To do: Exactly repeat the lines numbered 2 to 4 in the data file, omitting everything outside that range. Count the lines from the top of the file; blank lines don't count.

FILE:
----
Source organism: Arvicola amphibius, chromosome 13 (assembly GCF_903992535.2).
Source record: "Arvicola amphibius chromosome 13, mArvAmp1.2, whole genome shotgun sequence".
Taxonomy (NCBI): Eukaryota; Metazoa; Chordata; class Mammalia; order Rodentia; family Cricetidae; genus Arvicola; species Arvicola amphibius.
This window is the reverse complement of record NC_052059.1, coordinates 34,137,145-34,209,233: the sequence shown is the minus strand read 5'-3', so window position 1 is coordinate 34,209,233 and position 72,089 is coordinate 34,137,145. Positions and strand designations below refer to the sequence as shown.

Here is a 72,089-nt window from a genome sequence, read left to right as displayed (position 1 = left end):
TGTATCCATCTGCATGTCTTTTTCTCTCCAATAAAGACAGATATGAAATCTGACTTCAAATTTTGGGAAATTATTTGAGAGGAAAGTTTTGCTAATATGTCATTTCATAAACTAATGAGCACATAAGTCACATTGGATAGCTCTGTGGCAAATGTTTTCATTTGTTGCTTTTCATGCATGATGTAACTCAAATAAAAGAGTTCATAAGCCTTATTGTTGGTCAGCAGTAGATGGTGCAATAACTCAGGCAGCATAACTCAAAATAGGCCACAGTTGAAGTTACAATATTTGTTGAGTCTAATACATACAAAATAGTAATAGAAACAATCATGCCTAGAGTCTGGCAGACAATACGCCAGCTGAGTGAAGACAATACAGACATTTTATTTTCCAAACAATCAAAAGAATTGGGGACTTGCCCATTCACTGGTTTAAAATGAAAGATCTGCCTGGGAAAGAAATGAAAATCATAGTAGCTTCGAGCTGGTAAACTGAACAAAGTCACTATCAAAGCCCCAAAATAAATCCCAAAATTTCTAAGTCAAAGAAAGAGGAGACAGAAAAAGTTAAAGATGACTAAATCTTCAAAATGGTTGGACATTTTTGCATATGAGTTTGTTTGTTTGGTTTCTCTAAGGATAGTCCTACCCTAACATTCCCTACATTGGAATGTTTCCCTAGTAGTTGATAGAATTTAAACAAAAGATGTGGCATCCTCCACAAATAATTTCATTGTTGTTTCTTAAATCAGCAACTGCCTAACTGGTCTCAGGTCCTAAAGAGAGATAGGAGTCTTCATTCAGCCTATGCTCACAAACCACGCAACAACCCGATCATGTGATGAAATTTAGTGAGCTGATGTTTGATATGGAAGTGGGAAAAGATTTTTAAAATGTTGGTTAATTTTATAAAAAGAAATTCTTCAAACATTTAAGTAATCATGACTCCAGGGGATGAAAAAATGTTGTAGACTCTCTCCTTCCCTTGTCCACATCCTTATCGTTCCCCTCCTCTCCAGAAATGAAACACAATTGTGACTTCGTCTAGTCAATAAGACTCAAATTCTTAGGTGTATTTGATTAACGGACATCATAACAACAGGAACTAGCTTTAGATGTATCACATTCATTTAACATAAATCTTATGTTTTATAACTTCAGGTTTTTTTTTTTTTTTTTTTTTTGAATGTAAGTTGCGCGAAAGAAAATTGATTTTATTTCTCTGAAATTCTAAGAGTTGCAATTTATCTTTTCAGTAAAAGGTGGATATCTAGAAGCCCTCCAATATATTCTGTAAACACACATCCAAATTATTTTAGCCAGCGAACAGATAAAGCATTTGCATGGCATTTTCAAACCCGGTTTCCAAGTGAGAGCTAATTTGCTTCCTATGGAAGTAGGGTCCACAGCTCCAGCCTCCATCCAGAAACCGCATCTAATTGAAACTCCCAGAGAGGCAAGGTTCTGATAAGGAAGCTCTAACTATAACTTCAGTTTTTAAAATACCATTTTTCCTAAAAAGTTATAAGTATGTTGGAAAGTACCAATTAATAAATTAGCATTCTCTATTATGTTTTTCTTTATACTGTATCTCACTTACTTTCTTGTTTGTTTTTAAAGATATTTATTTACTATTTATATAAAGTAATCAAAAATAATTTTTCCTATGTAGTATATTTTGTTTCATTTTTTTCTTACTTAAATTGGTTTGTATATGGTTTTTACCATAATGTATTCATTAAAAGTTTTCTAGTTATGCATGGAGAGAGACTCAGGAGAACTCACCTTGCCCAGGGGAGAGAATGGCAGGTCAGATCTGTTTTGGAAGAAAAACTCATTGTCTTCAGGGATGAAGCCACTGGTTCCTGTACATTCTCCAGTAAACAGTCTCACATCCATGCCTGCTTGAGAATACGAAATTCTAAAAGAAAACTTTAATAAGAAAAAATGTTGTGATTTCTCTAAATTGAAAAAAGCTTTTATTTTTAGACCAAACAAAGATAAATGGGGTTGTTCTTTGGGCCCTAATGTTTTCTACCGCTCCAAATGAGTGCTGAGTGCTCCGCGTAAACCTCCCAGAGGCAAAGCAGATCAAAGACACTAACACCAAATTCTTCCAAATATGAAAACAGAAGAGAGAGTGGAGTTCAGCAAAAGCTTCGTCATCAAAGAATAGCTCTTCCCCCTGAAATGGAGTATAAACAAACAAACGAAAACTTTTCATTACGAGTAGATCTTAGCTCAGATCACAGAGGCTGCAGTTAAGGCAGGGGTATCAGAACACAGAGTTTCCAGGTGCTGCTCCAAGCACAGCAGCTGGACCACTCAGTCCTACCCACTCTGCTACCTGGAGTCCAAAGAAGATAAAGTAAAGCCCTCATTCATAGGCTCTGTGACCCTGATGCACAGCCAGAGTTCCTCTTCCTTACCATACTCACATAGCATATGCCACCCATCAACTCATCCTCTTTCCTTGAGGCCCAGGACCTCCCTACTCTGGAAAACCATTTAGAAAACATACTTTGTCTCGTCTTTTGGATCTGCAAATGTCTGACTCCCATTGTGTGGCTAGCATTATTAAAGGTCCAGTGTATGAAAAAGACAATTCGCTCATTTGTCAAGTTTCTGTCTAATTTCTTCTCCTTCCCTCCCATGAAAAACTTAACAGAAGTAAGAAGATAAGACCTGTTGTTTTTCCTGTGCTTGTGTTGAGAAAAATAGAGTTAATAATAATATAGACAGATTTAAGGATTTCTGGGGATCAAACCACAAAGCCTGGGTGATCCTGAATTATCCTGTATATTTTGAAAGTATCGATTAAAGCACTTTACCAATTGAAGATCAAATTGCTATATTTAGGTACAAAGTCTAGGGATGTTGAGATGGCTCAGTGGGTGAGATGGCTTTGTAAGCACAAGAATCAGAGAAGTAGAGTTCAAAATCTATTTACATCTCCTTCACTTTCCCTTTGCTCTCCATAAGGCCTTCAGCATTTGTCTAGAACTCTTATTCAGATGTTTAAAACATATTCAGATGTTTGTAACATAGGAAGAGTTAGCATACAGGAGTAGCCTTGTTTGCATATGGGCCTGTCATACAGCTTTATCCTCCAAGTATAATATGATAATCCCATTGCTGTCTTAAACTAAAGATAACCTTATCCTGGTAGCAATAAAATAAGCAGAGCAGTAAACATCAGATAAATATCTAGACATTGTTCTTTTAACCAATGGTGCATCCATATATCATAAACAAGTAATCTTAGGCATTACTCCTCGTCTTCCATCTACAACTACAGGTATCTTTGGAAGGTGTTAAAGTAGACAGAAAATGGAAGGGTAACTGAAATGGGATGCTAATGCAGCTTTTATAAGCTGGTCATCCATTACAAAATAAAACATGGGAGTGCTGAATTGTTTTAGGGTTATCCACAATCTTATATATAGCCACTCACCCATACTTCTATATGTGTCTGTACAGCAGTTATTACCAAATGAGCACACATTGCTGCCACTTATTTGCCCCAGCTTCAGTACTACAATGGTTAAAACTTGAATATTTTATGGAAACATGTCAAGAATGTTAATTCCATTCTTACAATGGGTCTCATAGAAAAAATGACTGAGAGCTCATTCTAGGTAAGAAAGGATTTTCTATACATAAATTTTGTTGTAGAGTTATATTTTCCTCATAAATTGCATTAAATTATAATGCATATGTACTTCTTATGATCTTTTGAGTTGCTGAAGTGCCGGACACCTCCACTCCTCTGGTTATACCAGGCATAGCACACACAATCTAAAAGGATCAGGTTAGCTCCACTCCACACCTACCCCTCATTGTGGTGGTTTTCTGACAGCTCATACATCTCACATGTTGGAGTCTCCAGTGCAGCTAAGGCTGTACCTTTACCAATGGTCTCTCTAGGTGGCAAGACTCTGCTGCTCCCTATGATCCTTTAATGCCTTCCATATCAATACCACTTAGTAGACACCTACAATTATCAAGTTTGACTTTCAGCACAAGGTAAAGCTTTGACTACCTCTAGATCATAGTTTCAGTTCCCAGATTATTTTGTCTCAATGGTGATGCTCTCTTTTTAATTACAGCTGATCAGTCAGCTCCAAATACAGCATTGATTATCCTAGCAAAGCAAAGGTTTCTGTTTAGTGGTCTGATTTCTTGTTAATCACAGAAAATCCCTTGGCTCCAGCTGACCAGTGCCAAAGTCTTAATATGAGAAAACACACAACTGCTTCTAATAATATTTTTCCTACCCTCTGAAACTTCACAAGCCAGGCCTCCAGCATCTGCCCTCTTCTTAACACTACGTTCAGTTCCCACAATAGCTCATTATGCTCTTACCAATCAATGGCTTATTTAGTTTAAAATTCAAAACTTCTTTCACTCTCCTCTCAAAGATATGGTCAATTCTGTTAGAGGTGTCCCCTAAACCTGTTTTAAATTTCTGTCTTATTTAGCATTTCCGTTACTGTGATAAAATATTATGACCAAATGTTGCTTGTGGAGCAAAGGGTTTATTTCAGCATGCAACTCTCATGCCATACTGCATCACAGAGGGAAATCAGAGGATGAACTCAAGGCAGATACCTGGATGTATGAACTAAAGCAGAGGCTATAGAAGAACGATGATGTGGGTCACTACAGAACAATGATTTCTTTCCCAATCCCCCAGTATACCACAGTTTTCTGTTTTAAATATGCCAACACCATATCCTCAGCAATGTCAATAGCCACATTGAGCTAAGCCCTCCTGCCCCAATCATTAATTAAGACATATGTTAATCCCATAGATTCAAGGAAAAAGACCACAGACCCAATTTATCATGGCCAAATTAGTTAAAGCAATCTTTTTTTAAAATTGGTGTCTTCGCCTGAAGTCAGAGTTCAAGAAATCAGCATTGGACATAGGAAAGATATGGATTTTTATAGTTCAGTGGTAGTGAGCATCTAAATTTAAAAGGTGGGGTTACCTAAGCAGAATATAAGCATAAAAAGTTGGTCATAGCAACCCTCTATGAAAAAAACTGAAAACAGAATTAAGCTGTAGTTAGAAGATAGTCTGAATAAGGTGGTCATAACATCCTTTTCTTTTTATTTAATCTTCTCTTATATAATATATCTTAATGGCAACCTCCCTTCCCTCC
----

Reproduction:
Source record: "Arvicola amphibius chromosome 13, mArvAmp1.2, whole genome shotgun sequence".
Taxonomy (NCBI): Eukaryota; Metazoa; Chordata; class Mammalia; order Rodentia; family Cricetidae; genus Arvicola; species Arvicola amphibius.
This window is the reverse complement of record NC_052059.1, coordinates 34,137,145-34,209,233: the sequence shown is the minus strand read 5'-3', so window position 1 is coordinate 34,209,233 and position 72,089 is coordinate 34,137,145. Positions and strand designations below refer to the sequence as shown.